My copy of Conflict Roleplaying was provided by Atomic Array for the purposes of this VERY late review.  My apologies to Ed & Co. for taking so long to get around to it.  As always, I highly recommend that you check out Atomic Array if you haven’t already, and the same goes for Conflict Roleplaying.

Update: Edited to give the proper name of the game (Conflict Roleplaying), and I noticed that the price of the PDF is $9.99.  That makes me very happy, so I give Conflict Games LLC five stars for reasonable pricing.  The hard copy is equally well priced (for a dead tree version), so I reiterate my hearty approval of Conflict Roleplaying.

Conflict Roleplaying (ConflictRPG for short) calls itself “competition” for Pathfinder. That description gets pretty much to the point.  Mark Scott of Conflict Games LLC took the rules licensed under the OGL and did some pretty neat stuff with it.  In most of my games so far there has been very little PvP action – there is almost always the “all for one and one for all” mentality spoken of in Chapter 1 of ConflictRPG.  Not to say that’s a bad thing, of course, but sometimes a little change is a good thing.  Not only can ConflictRPG be fun on its own, but you can work it into an existing game to carry out certain functions (like gladiatorial matches and honest brawls ‘tween folk).

From a design and layout perspective, ConflictRPG is well-done.  My PDF comes in grayscale, and the contrast is high and thus readable.  The typeface decisions are generally good, though the spatter font used for big titles can be a little distracting.  In general, the layout and design adds to the game’s tone while not distracting from the business of roleplaying.  The art is another matter entirely.  The art makes me very happy, since the designers made some very good choices in the process of producing this book.  I love fantasy art, and ConflictRPG has some delightful drawings that really spark my imagination.

ConflictRPG is a definite shift in perspective from your average 3.5 game.  The book begins by giving brief explanations of the new concepts and terminology used in a ConflictRPG game.  This is one section that I would streamline and edit for a future iteration.  The chapter does tell you what you need to know, but it took me a bit longer than I’d like at the very beginning of a new game.  New concepts are good and important, but they need to be organized in such a way that I, the player/GM, don’t feel a bit intimidated when trying to sit down with it.

Mechanics-wise, ConflictRPG is brilliant.  The basic assumption of most D&D games is that the players will work together for maximum cooperation.  While that’s not necessarily a bad thing, sometimes that isn’t realistic or just doesn’t fit the tone of what the players and GM want to accomplish.  ConflictRPG‘s system for dealing with PvP is mostly geared toward pre-planned, controlled, balanced matches.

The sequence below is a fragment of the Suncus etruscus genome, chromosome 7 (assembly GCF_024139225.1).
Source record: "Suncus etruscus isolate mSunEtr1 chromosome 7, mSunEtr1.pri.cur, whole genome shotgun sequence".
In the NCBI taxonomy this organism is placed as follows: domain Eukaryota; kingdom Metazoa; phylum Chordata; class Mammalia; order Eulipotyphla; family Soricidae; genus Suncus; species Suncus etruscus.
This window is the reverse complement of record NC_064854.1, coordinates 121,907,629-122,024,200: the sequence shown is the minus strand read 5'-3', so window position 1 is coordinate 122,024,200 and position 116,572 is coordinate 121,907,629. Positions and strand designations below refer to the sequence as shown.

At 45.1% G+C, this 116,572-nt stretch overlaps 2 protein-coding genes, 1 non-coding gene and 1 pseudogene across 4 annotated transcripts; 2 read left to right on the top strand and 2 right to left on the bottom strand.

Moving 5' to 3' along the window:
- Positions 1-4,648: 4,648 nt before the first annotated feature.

Characters are rarely created equal.  At least amongst my usual gaming groups, character creation is often an opportunity to showcase knowledge of the rules (and their loopholes).  To handle that problem, ConflictRPG gives us battlepoints.  Battlepoints encompass everything a character has to work with, and they give players and GMs a way to make combat about more than who can min/max better.  I am a particular fan of this mechanic, and it does a nice job of focusing combat on how you use what you have to work with.

Tactics are (sadly) often lacking in D&D games.  Yes, gamers pay careful attention to ranges and basic aspects of cover, but for the most part players and GMs alike ignore the environment in which they play.  In ConflictRPG, map elements and strategic terrain create a battlefield that demands better use of tactics.  When battlepoints come into play, characters must seriously consider every aspect of the terrain and their gear to come up with the most creative solution or be destroyed.  Throw in different match types and the game changes once again (Team Slayer, anyone?).

While ConflictRPG is ultimately about PvP, it also encourages teams.  Team combat just takes the standard D&D party and places it against another very similar to it.  Whether they are in competition for an object or just trying to eliminate each other, team combat allows new team feats and even more tactics!  Metagaming is often a problem when this sort of situation arises in standard D&D, so in ConflictRPG everyone has to use passcards to communicate actions.

The game book also offers pregenerated characters, tactical suggestions, sample maps, tips on how to use ConflictRPG on its own or in an existing game, and even a section on how to ride a rust monster.  This is no half-assed game, and I really can’t wait to give it a real playtest.  Anyone up for an ODST-style firefight?

Want to learn more about Conflict Roleplaying? Read on…

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